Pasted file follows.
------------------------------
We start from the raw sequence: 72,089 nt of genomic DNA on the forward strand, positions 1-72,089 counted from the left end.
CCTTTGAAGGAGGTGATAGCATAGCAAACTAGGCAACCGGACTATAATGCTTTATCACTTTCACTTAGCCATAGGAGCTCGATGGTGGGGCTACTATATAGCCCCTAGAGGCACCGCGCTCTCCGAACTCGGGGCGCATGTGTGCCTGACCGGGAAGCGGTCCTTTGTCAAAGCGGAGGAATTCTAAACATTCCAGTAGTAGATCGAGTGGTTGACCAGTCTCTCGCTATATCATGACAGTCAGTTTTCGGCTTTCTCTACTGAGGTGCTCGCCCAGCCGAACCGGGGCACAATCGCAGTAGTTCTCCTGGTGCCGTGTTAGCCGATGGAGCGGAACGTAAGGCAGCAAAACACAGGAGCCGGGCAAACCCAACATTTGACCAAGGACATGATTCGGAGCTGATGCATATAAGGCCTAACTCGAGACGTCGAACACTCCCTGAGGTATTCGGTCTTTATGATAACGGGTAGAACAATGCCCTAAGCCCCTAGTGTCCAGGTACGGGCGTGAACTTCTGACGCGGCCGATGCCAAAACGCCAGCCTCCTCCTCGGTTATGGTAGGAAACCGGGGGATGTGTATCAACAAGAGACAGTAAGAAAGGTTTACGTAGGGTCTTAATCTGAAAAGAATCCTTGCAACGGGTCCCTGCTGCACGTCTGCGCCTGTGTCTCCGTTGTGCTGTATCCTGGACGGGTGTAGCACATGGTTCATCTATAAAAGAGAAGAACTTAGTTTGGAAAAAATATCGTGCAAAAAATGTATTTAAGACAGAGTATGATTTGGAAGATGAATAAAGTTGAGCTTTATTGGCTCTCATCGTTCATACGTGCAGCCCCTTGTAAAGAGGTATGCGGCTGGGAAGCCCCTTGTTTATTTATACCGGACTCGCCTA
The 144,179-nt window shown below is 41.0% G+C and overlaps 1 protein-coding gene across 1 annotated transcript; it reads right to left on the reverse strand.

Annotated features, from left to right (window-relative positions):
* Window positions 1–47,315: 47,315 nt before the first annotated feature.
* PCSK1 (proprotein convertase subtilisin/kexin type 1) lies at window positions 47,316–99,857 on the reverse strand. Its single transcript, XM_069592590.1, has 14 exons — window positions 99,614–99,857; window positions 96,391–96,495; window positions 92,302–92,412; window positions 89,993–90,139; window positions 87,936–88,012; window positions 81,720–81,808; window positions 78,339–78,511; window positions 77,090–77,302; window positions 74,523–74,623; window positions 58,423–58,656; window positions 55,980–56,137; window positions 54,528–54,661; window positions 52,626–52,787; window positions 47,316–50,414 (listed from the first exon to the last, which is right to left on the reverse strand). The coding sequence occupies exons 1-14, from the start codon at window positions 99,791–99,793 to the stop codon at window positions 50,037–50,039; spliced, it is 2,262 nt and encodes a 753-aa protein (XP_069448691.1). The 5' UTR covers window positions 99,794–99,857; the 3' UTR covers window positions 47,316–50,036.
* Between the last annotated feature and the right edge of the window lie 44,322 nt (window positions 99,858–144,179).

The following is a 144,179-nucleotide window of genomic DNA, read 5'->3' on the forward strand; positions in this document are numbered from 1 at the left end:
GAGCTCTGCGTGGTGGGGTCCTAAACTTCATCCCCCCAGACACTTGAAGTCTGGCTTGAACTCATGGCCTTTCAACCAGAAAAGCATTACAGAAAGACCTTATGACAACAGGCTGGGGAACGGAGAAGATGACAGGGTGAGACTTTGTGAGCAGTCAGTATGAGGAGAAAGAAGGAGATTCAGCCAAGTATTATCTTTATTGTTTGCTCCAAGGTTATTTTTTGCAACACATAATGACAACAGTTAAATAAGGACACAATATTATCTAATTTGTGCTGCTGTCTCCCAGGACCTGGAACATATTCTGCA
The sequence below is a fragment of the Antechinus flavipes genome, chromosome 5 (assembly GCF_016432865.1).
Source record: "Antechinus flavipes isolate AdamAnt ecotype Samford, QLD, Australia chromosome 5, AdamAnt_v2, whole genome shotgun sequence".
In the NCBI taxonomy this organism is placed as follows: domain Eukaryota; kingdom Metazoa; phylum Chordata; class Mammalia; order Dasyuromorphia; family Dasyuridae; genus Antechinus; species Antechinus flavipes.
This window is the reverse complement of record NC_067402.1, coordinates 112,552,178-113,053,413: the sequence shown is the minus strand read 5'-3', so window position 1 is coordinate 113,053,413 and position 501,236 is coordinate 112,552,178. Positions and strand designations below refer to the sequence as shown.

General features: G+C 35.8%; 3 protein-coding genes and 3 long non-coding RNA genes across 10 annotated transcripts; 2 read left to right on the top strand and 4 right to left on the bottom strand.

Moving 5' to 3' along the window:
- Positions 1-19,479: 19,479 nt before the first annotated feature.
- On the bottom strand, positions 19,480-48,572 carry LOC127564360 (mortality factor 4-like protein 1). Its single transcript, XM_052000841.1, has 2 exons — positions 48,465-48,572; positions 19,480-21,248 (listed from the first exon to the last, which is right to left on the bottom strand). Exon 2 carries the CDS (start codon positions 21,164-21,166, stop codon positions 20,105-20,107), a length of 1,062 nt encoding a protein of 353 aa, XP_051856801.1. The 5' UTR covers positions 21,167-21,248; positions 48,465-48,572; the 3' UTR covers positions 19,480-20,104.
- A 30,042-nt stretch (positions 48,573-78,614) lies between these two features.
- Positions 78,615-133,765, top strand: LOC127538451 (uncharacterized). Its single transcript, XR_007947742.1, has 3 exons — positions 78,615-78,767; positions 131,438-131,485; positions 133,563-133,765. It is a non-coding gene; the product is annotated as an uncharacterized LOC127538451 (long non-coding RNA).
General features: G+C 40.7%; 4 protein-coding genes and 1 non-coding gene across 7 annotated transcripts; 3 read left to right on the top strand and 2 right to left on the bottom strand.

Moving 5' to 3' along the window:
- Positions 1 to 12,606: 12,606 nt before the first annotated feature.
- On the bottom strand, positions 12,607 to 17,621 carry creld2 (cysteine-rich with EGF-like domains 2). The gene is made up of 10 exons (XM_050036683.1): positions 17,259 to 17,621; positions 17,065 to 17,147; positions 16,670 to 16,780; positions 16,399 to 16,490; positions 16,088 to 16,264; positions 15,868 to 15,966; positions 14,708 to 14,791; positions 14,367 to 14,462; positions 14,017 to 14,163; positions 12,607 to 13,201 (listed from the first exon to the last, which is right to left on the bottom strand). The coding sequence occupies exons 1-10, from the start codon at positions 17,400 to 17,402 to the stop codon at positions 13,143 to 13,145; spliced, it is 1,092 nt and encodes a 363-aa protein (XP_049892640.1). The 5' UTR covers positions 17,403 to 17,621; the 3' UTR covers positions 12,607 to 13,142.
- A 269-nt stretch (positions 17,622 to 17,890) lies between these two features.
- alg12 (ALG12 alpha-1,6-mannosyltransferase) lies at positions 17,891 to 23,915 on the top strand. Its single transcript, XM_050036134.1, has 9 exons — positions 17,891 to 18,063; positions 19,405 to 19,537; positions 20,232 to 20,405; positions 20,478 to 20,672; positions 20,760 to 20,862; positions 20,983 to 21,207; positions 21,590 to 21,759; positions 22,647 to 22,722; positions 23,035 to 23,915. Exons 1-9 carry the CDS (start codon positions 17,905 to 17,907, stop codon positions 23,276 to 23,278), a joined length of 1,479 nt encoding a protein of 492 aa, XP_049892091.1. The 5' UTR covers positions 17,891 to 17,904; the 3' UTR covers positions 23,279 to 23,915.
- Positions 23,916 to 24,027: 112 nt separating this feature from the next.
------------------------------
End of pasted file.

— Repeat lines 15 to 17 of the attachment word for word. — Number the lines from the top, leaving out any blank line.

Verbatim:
Moving 5' to 3' along the window:
- Positions 1-19,479: 19,479 nt before the first annotated feature.
- On the bottom strand, positions 19,480-48,572 carry LOC127564360 (mortality factor 4-like protein 1). Its single transcript, XM_052000841.1, has 2 exons — positions 48,465-48,572; positions 19,480-21,248 (listed from the first exon to the last, which is right to left on the bottom strand). Exon 2 carries the CDS (start codon positions 21,164-21,166, stop codon positions 20,105-20,107), a length of 1,062 nt encoding a protein of 353 aa, XP_051856801.1. The 5' UTR covers positions 21,167-21,248; positions 48,465-48,572; the 3' UTR covers positions 19,480-20,104.